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  46.  21
    Natural Categories and Natural Concepts.Frank C. Keil - 1981 - Behavioral and Brain Sciences 4 (2):293-294.
  47.  55
    Space—the Primal Frontier? Spatial Cognition and the Origins of Concepts.Frank C. Keil - 2008 - Philosophical Psychology 21 (2):241 – 250.
    The more carefully we look, the more impressive the repertoire of infant concepts seems to be. Across a wide range of tasks, infants seem to be using concepts corresponding to surprisingly high-level and abstract categories and relations. It is tempting to try to explain these abilities in terms of a core capacity in spatial cognition that emerges very early in development and then gets extended beyond reasoning about direct spatial arrays and events. Although such a spatial cognitive capacity may indeed (...)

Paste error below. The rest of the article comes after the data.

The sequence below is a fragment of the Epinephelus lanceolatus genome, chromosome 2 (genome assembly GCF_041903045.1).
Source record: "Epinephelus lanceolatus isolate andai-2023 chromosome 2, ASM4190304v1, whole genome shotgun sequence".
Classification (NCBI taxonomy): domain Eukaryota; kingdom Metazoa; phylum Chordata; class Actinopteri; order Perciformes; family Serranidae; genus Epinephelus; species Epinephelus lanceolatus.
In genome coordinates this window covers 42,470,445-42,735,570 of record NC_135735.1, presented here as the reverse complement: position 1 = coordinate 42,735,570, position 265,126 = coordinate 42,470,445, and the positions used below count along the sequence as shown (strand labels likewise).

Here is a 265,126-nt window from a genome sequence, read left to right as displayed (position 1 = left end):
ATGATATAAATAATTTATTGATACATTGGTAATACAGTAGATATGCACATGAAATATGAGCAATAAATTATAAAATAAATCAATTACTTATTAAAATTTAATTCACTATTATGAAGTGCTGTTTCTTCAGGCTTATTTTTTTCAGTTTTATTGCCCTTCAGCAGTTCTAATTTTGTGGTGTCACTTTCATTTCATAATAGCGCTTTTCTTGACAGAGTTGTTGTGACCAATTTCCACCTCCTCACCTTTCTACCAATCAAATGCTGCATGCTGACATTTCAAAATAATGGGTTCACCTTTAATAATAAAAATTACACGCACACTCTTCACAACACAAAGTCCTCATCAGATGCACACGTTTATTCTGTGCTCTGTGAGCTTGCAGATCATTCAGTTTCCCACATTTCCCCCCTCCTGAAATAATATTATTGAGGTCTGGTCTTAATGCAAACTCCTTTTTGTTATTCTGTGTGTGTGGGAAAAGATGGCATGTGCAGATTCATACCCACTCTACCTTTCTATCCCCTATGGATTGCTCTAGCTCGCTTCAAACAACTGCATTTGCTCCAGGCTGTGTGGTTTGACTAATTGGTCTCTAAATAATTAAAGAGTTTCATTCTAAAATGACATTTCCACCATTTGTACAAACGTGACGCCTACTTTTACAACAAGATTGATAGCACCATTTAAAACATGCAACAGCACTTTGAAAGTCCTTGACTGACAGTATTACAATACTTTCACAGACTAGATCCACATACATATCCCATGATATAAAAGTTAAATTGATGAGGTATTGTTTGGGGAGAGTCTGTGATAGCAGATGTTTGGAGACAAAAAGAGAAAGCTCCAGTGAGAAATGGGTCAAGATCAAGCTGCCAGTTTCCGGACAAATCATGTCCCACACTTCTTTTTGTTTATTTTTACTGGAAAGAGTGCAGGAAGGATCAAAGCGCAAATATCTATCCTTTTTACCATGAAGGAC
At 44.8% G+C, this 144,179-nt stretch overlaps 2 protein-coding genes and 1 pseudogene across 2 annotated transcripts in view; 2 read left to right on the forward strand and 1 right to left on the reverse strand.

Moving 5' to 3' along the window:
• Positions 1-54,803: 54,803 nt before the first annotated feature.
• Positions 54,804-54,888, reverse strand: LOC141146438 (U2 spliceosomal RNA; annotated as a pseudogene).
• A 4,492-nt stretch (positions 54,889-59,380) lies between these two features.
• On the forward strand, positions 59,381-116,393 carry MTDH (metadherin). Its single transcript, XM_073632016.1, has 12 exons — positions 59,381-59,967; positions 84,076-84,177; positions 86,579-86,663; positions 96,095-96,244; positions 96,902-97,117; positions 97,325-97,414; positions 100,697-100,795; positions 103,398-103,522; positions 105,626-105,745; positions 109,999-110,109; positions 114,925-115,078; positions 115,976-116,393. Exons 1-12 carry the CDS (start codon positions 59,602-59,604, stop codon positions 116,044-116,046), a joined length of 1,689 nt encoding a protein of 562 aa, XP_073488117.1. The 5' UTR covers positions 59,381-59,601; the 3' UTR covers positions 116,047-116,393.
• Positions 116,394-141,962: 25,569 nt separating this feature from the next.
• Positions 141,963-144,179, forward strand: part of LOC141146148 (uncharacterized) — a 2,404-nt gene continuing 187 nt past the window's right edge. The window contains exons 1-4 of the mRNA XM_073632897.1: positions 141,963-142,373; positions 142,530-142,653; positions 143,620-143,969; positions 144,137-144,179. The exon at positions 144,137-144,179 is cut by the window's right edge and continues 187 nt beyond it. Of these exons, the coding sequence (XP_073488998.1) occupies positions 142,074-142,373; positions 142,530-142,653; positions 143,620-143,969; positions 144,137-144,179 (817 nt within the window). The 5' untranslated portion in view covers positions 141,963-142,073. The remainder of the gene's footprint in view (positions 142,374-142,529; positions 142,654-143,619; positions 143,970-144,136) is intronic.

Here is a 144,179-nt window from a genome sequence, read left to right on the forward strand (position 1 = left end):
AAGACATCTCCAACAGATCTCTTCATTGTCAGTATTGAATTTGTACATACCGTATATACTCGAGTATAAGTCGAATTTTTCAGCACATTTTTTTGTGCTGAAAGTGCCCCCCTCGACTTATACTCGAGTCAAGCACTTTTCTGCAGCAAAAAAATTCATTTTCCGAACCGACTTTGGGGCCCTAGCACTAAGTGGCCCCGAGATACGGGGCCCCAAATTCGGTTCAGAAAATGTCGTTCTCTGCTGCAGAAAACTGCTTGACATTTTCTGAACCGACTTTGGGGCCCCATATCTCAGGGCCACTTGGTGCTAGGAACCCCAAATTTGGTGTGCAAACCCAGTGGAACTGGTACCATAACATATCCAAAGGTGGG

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  48. Says Who? Children Consider Informants’ Sources When Deciding Whom to Believe.Rosie Aboody, Sami R. Yousif, Mark Sheskin & Frank C. Keil - forthcoming - Journal of Experimental Psychology: General.
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  49. 1. The Varieties of Artifact Kinds.Frank C. Keil, Marissa L. Greif & Rebekkah S. Kerner - 2007 - In Eric Margolis & Stephen Laurence (eds.), Creations of the Mind: Theories of Artifacts and Their Representaion. Oxford University Press. pp. 231.
     
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  50.  50
    How to Learn Multiple Tasks.Raffaele Calabretta, Andrea Ferdinanddio, Domenico Parisi & Frank C. Keil - 2008 - Biological Theory 3 (1):30-41.
    The article examines the question of how learning multiple tasks interacts with neural architectures and the flow of information through those architectures. It approaches the question by using the idealization of an artificial neural network where it is possible to ask more precise questions about the effects of modular versus nonmodular architectures as well as the effects of sequential versus simultaneous learning of tasks. A prior work has demonstrated a clear advantage of modular architectures when the two tasks must be (...)